- These oil-producing states have heavy social spending requirements. Saudi Arabia, for instance, will need oil to average $78 per barrel for its budget to breakeven. Bahrain needs $111 per barrel, Algeria $84, Iran $72, Libya $114, and so on.
- The upshot is that with OPEC back to managing the market, after a hiatus between 2014 and 2017, there is a good chance that the group will cut production if prices drop below the desired range. At the very least, Saudi Arabia may act unilaterally, if it can, to cut output when prices drop below $70.

5. Frac sand demand soaring

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- Sand used in hydraulic fracturing has been soaring over the past few years, but growth is expected to continue rocketing upwards.
- Drillers in West Texas have historically had to ship in sand from mines in Minnesota and Wisconsin, at high cost.
- New sand mines are opening in Texas, and 20 are expected to be active right now, according to the Wall Street Journal.
- In fact, there could be too much sand supply, endangering mining projects. Sand supply is hitting the market at the same time that the Permian is entering a lull, with drillers throttling back because of pipeline constraints.
- Still, sand demand is at a record high, up 29 percent in the second quarter compared to a year earlier, according to the WSJ and IHS Markit. The Permian will account for half of sand demand by 2023.

Heard on the Street

Saudi Arabia preys on Iranian weakness:

“The shortfall in Iranian oil exports is prompting competitors to rethink their sales strategy. We believe this is also why Saudi Arabia has decided to raise its official October selling prices for shipments to Europe and to lower them for Asia.” – Commerzbank

U.S. sanctions on Iran increase odds of conflict:

“An unintended military escalation through miscalculation continues to be one of the most underappreciated risks in our view…Even if the probability of such a scenario remains relatively low, it would serve as the ultimate high-impact event for oil prices.” – RBC Capital Markets

Oil market is tighter than we thought:

“The oil market has changed since our last report in July 2017. US producers are resisting temptation and exercising capital discipline, OPEC and Russia have convinced market participants they are managing the supply of over half of global production, the US is using sanctions more actively, and several key OPEC producers are at risk of being failed states...In our fourth annual medium-term price forecast, we revise our price forecast for 2020 markedly upward from $55 to $75 Brent. We remain bullish on prices by 2025.” – Barclays

6. Oil industry returns to Africa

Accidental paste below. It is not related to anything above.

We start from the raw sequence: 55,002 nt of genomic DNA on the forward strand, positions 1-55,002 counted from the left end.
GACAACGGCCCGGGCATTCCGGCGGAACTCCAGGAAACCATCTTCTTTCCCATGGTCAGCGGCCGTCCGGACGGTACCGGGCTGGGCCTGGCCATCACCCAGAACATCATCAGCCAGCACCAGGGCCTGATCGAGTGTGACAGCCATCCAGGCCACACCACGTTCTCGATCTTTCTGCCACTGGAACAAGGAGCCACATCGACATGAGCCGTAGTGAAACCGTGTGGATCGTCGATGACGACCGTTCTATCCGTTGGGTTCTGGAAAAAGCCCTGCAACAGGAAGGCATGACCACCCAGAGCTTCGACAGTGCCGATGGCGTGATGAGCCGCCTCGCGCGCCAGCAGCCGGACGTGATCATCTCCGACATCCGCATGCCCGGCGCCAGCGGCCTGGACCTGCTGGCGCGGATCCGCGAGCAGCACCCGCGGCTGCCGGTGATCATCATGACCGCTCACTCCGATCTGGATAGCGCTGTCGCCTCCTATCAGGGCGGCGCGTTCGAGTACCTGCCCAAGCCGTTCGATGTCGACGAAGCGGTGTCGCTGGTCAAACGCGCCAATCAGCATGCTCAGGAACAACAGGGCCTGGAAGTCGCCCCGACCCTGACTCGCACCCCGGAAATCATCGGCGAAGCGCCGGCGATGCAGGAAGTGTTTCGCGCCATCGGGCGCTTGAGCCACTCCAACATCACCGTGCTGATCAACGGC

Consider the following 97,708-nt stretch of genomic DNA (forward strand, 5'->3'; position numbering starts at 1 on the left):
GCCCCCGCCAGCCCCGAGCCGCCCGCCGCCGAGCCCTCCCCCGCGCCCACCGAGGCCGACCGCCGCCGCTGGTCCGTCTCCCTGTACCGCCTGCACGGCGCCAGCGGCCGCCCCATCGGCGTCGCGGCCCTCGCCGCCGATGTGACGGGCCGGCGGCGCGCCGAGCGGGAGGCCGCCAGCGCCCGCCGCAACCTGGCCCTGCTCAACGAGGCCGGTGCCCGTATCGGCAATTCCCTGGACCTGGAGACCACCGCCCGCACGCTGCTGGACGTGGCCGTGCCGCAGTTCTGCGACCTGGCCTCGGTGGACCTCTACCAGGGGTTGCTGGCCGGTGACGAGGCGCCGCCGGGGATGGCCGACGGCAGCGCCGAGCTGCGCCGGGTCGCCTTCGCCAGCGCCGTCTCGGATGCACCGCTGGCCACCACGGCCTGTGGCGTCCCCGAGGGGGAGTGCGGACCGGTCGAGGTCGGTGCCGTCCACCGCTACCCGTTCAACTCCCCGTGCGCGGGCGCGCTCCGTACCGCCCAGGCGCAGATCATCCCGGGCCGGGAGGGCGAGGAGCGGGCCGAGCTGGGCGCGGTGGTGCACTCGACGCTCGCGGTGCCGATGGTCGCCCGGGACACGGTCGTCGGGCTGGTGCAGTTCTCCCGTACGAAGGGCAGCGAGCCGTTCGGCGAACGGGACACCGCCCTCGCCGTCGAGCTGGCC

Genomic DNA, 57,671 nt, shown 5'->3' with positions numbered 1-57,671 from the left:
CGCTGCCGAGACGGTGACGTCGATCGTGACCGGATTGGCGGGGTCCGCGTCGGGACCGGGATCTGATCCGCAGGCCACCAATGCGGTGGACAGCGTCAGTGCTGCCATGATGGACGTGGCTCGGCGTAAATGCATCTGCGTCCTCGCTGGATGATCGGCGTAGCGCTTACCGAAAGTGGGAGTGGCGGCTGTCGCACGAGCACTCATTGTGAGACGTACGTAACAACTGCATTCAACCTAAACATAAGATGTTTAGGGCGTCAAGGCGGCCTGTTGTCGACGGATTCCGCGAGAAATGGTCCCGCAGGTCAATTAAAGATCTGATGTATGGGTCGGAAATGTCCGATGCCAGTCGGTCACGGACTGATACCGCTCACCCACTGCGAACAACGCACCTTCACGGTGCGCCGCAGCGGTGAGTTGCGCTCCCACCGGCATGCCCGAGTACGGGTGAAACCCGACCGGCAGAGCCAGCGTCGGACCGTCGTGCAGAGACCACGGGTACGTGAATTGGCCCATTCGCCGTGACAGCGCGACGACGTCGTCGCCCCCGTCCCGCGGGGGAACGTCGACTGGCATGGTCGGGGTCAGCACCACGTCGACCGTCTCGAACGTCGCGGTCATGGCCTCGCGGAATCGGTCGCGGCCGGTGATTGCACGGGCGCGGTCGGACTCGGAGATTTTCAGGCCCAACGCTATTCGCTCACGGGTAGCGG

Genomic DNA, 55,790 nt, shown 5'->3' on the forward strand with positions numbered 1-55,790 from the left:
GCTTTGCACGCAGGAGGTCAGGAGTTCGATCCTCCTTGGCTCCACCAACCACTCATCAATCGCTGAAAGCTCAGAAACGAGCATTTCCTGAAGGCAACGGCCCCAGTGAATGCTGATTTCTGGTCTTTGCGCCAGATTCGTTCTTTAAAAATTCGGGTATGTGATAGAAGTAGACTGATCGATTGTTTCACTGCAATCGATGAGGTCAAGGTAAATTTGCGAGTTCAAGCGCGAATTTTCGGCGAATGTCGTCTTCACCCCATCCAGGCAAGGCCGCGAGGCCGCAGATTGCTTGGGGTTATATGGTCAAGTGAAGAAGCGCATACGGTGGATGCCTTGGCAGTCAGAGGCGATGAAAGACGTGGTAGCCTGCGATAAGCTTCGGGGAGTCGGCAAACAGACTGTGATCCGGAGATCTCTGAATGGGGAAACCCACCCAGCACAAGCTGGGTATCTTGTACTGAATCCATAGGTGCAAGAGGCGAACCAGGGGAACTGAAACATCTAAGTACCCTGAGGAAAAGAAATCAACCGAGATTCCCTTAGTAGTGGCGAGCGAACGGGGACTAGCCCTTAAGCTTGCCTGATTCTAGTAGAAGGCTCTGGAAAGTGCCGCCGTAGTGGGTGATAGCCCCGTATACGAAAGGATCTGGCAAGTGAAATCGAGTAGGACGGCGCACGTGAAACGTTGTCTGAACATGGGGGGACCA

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- The oil industry is going back to Africa, after withdrawing during the oil market downturn that began in 2014.
- “The majors starting to move into these areas for exploration again is probably the first sign of things picking up,” Adam Pollard, an analyst at consultant Wood MacKenzie Ltd., told Bloomberg. He said Africa “may be one of the first to get hit when the price goes against explorers, but equally it’s perceived to be one of the places where people are keen to get involved when the price is supportive.”
- The Baker Hughes rig count for Africa shows the number of rigs back up close to 100 onshore rigs as of July, up a fifth from 2016 levels. The number of offshore rigs stands at around 60, the highest in two years.
- According to Rystad Energy, the oil industry will drill 29 offshore wells this year, compared to just 17 last year.

7. Emerging market contagion a downside risk

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- Emerging markets continue to get slammed. An index of emerging market stocks fell towards bear territory. Meanwhile, a basket of emerging market currencies is at its lowest since May 2017.
- This week, Saudi Arabia and Indonesia saw their indices slide. Argentina still looms as arguably in the most imperiled economy, with the peso down more than 50 percent on the year.
- In South Africa, factories reported the sharpest decline in output in more than two years in August, pushing the rand down further. South Africa entered a recession in the second quarter.
- Some analysts argue that these are country-specific problems and not indicative of a broader emerging market contagion, others are not so sure.
- It’s “no longer just about EM fundamentals,” Sameer Goel, the head of macro strategy for Asia at Deutsche Bank AG in Singapore, said in a Bloomberg TV. It’s “increasingly about contagion, which largely happens because of cross-holdings and the pressure of redemptions.”

That’s it for this week’s Numbers Report. Thanks for reading, and we’ll see you next week.